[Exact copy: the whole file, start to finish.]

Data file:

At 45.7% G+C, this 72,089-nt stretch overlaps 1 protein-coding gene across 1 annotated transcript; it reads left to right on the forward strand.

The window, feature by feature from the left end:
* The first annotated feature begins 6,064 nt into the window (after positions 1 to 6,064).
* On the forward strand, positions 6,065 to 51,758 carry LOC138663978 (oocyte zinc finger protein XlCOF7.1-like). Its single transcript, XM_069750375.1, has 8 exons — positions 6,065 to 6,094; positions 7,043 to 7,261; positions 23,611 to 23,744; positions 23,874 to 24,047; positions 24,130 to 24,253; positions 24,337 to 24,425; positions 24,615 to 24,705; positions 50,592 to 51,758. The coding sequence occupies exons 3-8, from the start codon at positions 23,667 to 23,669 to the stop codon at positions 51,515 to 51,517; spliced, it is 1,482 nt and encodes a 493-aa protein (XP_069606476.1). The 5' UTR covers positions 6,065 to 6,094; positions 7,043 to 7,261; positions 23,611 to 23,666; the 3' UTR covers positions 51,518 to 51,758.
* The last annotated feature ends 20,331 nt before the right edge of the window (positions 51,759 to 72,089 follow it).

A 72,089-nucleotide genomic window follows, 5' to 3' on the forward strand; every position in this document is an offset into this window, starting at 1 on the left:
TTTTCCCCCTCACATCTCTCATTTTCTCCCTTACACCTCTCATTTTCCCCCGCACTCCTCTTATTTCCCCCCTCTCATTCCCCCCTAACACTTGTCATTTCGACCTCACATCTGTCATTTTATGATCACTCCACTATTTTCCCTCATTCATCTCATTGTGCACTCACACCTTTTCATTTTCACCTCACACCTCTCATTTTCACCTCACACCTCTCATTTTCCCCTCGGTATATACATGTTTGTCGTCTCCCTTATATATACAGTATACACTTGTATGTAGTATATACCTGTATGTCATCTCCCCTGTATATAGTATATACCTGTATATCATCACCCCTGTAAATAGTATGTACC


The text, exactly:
At 45.7% G+C, this 72,089-nt stretch overlaps 1 protein-coding gene across 1 annotated transcript; it reads left to right on the forward strand.

The window, feature by feature from the left end:
* The first annotated feature begins 6,064 nt into the window (after positions 1 to 6,064).
* On the forward strand, positions 6,065 to 51,758 carry LOC138663978 (oocyte zinc finger protein XlCOF7.1-like). Its single transcript, XM_069750375.1, has 8 exons — positions 6,065 to 6,094; positions 7,043 to 7,261; positions 23,611 to 23,744; positions 23,874 to 24,047; positions 24,130 to 24,253; positions 24,337 to 24,425; positions 24,615 to 24,705; positions 50,592 to 51,758. The coding sequence occupies exons 3-8, from the start codon at positions 23,667 to 23,669 to the stop codon at positions 51,515 to 51,517; spliced, it is 1,482 nt and encodes a 493-aa protein (XP_069606476.1). The 5' UTR covers positions 6,065 to 6,094; positions 7,043 to 7,261; positions 23,611 to 23,666; the 3' UTR covers positions 51,518 to 51,758.
* The last annotated feature ends 20,331 nt before the right edge of the window (positions 51,759 to 72,089 follow it).

A 72,089-nucleotide genomic window follows, 5' to 3' on the forward strand; every position in this document is an offset into this window, starting at 1 on the left:
TTTTCCCCCTCACATCTCTCATTTTCTCCCTTACACCTCTCATTTTCCCCCGCACTCCTCTTATTTCCCCCCTCTCATTCCCCCCTAACACTTGTCATTTCGACCTCACATCTGTCATTTTATGATCACTCCACTATTTTCCCTCATTCATCTCATTGTGCACTCACACCTTTTCATTTTCACCTCACACCTCTCATTTTCACCTCACACCTCTCATTTTCCCCTCGGTATATACATGTTTGTCGTCTCCCTTATATATACAGTATACACTTGTATGTAGTATATACCTGTATGTCATCTCCCCTGTATATAGTATATACCTGTATATCATCACCCCTGTAAATAGTATGTACC